Your biggest issue is that you are using a storage system that is using tech that is over 16 years old. The CPU and small meager amount of RAM to handle file transfer and that it can be easily hacked to make it do stuff that WD never intended, is why it is more of a Hobbyist/Hacker gear. The unit runs on Busy Box, so it is also going to be limited in what kind of file transfers.
McAfee has always been a known big headache since XP came out. It causes more problems in how McAfee thinks that your system should be protected, instead of letting the user decide. Windows Defender got even better when the Anniversary Update for Windows 10 rolled out. Back that behind a good gateway with the use of IPTables being used properly, you do not even need to run a software firewall on a computer.
There is a lot of malware out there that is created to attack specific widely used branded security software, just like Windows is always targeted for malware. If you use safe computing standards and do not go off to somewhere or download some unknown file by protecting your browser with the proper extensions, especially with Firefox and Chrome, you do not need to use McAfee.
Now getting back to the issue at hand. You may want to try with a direct USB connection to your computer without McAfee running and not installed to see if it is just McAfee that caused the problem. If you use WinSCP with SFTP or even Filezilla which is also good. You can connect through FTP to the WD unit and then just drag and drop files.
Trying to do a install from a NAS does require some horsepower on the NAS and enough RAM to handle. I looked up the technical spec's on the WD My Book World. It reads like a B horror flick to me when I started to see that they basically took a USB drive and added an ethernet chip.
Retired from the grind
If you want to do iTunes streaming, look into Plex. The Synology units do allow you to run a iTunes server or use Plex as the server. You can still use the My Book as a USB storage for same imaging if it can keep up to not fall behind and take forever when you backup a computer.
My setup in my System Spec's goes U-Verse Gateway with Cisco RV-320 in DMZ as Edge Router. The Netgear GS-108 switch is connected to the Cisco, my two Engenius Access Points are connected to the Cisco with Ethernet over Power Adapters, the Synology is also connected to the Cisco. From there I have my Silicon Dust Connect tuner that is a 10/100/1000 Ethernet connection to the GS-105, along with a NVidia Shield TV. Everything else in my house is Wireless that the majority are on the Engenius EAP1750H. I use the ECB350 for a Radio Thermostat Wifi-b Radio module and also for our Brother Laser. On the GS-105 switch downstairs there is Lantronix iOS Airprint server and two Ethernet jumpers.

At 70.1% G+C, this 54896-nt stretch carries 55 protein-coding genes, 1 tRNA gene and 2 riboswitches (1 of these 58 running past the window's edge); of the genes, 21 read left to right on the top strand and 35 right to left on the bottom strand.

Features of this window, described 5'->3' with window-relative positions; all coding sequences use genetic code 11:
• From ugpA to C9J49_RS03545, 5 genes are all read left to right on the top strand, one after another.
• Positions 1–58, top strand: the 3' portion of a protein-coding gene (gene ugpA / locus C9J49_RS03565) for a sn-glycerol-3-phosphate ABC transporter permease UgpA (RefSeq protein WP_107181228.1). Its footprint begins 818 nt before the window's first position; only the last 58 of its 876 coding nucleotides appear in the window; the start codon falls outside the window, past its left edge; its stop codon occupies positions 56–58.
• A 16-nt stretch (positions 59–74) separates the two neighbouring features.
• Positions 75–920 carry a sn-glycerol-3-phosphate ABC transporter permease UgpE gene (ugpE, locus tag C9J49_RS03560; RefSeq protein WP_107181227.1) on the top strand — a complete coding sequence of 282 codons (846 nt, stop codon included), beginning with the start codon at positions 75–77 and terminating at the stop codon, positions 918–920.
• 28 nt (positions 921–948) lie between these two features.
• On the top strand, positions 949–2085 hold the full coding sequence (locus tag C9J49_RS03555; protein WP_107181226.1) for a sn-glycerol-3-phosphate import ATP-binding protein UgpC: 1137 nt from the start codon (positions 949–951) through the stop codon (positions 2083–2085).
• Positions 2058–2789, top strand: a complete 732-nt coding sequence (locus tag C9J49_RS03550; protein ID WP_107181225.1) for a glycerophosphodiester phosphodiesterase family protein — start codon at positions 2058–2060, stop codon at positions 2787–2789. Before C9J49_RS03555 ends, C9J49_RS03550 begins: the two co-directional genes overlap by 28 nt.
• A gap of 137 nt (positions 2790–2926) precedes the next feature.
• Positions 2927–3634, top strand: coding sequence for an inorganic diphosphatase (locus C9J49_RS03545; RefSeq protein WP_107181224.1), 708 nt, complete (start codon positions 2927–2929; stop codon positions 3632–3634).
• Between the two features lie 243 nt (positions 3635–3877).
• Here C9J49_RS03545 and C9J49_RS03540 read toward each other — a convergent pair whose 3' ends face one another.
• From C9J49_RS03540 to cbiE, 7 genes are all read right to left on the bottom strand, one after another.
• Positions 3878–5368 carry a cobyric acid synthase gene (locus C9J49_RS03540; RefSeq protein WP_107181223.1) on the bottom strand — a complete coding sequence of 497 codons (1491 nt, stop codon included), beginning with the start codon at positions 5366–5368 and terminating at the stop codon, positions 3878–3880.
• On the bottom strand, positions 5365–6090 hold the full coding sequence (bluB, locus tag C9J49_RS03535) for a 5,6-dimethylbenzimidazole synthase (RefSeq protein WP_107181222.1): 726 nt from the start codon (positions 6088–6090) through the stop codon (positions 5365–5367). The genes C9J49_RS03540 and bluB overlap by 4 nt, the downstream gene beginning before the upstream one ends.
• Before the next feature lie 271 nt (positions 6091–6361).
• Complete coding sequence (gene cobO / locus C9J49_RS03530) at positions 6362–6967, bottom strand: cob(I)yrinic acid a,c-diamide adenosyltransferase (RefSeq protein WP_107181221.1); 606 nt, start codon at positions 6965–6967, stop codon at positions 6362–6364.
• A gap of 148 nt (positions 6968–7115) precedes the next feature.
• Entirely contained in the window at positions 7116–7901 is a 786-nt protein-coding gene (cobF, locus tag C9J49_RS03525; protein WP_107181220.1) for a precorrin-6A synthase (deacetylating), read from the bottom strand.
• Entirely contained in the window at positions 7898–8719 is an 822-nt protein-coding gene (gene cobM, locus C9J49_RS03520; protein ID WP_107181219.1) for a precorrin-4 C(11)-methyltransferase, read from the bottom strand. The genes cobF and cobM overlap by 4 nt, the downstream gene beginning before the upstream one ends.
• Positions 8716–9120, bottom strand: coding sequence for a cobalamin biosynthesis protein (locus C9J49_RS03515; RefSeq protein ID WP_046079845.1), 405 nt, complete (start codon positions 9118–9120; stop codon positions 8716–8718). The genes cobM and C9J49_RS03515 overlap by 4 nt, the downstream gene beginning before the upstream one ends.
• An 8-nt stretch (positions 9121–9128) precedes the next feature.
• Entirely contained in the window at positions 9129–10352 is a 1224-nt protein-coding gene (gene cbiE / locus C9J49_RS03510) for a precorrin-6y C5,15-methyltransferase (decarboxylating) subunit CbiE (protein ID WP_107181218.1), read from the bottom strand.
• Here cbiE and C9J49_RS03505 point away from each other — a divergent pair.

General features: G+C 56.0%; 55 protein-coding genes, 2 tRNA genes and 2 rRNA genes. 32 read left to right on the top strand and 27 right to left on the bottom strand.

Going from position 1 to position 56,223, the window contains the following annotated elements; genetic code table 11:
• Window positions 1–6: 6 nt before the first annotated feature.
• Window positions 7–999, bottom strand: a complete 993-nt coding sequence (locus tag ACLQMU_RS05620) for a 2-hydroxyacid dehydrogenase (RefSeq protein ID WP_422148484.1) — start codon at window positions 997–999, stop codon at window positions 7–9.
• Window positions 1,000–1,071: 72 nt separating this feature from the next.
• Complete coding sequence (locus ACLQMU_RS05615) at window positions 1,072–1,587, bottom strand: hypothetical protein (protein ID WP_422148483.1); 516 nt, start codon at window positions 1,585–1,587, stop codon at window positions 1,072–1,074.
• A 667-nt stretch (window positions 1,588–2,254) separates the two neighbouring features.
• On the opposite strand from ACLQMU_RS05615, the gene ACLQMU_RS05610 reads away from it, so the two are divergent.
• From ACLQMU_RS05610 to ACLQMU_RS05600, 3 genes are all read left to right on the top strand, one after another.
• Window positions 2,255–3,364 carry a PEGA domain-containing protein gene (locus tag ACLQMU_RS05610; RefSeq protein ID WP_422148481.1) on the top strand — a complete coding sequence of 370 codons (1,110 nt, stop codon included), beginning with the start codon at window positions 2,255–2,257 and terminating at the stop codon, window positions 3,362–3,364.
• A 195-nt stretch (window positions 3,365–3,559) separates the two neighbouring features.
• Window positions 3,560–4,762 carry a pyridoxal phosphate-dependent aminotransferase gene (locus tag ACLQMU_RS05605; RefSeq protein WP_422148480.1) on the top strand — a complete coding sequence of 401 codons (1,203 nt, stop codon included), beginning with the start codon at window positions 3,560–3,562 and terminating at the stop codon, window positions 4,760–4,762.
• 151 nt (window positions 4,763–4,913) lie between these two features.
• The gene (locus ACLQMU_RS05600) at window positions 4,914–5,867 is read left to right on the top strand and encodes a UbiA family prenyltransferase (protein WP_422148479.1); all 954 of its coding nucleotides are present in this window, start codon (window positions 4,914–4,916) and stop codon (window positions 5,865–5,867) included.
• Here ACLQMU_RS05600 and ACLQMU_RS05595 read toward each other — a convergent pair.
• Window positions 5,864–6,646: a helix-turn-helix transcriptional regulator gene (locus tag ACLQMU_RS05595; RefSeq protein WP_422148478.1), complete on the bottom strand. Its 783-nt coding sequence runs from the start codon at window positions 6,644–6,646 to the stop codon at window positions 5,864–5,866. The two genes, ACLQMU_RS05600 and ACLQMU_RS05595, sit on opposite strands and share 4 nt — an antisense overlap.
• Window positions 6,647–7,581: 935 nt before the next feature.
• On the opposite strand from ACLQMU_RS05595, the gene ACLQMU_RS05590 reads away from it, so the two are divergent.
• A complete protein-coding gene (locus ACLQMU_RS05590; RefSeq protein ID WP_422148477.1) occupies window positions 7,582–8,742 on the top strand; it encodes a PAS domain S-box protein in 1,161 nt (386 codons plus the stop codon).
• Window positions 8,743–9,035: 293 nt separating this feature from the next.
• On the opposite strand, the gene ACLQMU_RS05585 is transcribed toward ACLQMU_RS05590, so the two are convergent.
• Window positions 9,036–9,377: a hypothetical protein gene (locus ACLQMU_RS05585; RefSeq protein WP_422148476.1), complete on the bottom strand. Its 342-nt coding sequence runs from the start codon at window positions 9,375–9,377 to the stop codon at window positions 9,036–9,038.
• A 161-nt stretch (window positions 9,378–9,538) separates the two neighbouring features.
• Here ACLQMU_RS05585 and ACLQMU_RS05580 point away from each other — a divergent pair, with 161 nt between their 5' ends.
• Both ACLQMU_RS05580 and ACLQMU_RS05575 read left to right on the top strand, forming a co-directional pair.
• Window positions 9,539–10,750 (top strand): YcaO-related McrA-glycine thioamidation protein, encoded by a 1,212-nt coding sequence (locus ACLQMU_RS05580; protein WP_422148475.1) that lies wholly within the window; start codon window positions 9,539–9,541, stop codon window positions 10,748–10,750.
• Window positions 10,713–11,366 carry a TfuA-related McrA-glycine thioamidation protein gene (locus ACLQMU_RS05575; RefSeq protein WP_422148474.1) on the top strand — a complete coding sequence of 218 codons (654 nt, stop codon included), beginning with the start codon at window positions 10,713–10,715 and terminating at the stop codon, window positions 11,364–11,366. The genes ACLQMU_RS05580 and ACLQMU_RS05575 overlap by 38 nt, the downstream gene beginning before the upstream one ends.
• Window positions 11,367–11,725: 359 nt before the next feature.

It took me a lot of trial and error to get my network to where it is now. It was built up from reading what others were running into on their setups and what equipment they found out what worked best. I some extra gear on hand like a couple of switches and Ethernet over Power Injectors in case I lose something.
From what I started with 12 Ethernet jacks, I have taken it down to only 4 active jacks at this time, with two left in reserve in our two bedrooms in case I have to use them for something that I want hard wired.
Just troubleshoot from the top down by eliminating software, then hardware as what is causing this issue. Then do as I did and build up the network infrastructure to something that you will know that you built with your own two hands and it will take care of you in return. Just remember to not let the significant other or housemates that the upgrades are for the good of the house hold and not because they believe that it is overkill.
Try the following - note even a "Stand alone NAS drive" has a built in OS so it can connect to the network.
1) Switch ALL devices that can use the Internet OFF - power down completely - don't leave on standby. Switch off as well ALL mobile phones (if you are under the age of about 27 you probably don't realize that mobile phones actually DO have an Off switch on them !!!).
2) wait 5 mins -- have a beer, scotch, coffee etc.
3) switch on ROUTER first. let it power up and connect to ISP / internet.
4) Switch on your NAS HDD.
5) Now switch on ONE computer and connect to wifi.
6) now see if you can connect to NAS.
Sometimes you can have devices like chromecast dongles / smart TV's or whatever which can screw up the IP addresses - in general it's better to let your router serve these out via DHCP rather than use fixed IP addresses on your LAN - sometimes of course you need to have a fixed IP address - but if you can avoid it it's better.
Phones are particularly prone to hosing up IP addresses - especially if you have a "Smart switch" on them that switches between 5 GHZ and 2.4GHZ dynamically depending on best signal.
Note also some older devices won't connect via 5GHZ Wifi so if you are using wifi for connections ensure device can connect at the relevant frequency. If your 5GHZ is weak you can usually get a stronger signal (but will be slower) over the 2.4 GHZ band.
Hi bro67. Rest assured, I absolutely did not think you were tearing me apart.
I agree that the WD unit is probably substandard. The main reason for purchasing it was that my wife was climbing the walls about my PC being on 24/7, so purchasing a NAS solution that could be hooked directly into the router seemed like an easy win. Also, the WD unit was going cheap, probably because it was end-of-line so it solved the problem at the time.
As an update, I decided the other day to remove McAfee from both the PC and the laptop and just let Windows Defender handle anti-virus scanning. The only reason I went with McAfee in the first place was because I got a good price, and because I could cover both PC and laptop with the same licence. To be honest, I'm more than a little bit wary of using a Microsoft product to protect my documents because I'm not convinced that the developers at Microsoft are 100% committed to security - a few years ago someone had suggested to me that Microsoft would turn a blind eye to certain companies being able to infiltrate their products in return for financial reward.
If removing the antivirus hasn't solved the issue I was having, I might try an experiment whereby I wipe the laptop clean and install Windows 10 from the restore image I've got on USB. I still have a sneaking suspicion that there's something in the anniversary update that's causing the problem.